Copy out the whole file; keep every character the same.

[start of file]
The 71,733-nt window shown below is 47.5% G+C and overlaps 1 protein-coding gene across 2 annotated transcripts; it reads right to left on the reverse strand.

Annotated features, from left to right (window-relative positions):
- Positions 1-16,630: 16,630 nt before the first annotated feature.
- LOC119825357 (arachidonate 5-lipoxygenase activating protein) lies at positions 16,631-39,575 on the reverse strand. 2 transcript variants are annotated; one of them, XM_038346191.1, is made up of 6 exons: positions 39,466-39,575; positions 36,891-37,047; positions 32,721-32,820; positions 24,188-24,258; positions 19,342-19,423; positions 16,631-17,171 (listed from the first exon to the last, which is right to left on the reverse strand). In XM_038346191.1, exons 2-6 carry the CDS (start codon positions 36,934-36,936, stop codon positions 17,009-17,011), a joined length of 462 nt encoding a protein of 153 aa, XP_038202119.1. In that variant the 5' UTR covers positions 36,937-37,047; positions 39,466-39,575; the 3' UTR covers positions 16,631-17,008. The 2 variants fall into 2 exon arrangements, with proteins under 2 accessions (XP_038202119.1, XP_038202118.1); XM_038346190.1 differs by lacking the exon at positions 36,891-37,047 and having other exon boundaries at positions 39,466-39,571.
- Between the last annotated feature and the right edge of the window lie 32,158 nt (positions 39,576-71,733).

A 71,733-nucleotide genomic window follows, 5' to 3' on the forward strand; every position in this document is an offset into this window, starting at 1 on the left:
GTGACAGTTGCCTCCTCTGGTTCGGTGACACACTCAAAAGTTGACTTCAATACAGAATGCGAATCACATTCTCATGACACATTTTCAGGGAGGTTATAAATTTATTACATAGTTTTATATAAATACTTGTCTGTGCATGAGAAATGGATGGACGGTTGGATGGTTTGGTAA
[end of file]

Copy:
The 71,733-nt window shown below is 47.5% G+C and overlaps 1 protein-coding gene across 2 annotated transcripts; it reads right to left on the reverse strand.

Annotated features, from left to right (window-relative positions):
- Positions 1-16,630: 16,630 nt before the first annotated feature.
- LOC119825357 (arachidonate 5-lipoxygenase activating protein) lies at positions 16,631-39,575 on the reverse strand. 2 transcript variants are annotated; one of them, XM_038346191.1, is made up of 6 exons: positions 39,466-39,575; positions 36,891-37,047; positions 32,721-32,820; positions 24,188-24,258; positions 19,342-19,423; positions 16,631-17,171 (listed from the first exon to the last, which is right to left on the reverse strand). In XM_038346191.1, exons 2-6 carry the CDS (start codon positions 36,934-36,936, stop codon positions 17,009-17,011), a joined length of 462 nt encoding a protein of 153 aa, XP_038202119.1. In that variant the 5' UTR covers positions 36,937-37,047; positions 39,466-39,575; the 3' UTR covers positions 16,631-17,008. The 2 variants fall into 2 exon arrangements, with proteins under 2 accessions (XP_038202119.1, XP_038202118.1); XM_038346190.1 differs by lacking the exon at positions 36,891-37,047 and having other exon boundaries at positions 39,466-39,571.
- Between the last annotated feature and the right edge of the window lie 32,158 nt (positions 39,576-71,733).

A 71,733-nucleotide genomic window follows, 5' to 3' on the forward strand; every position in this document is an offset into this window, starting at 1 on the left:
GTGACAGTTGCCTCCTCTGGTTCGGTGACACACTCAAAAGTTGACTTCAATACAGAATGCGAATCACATTCTCATGACACATTTTCAGGGAGGTTATAAATTTATTACATAGTTTTATATAAATACTTGTCTGTGCATGAGAAATGGATGGACGGTTGGATGGTTTGGTAA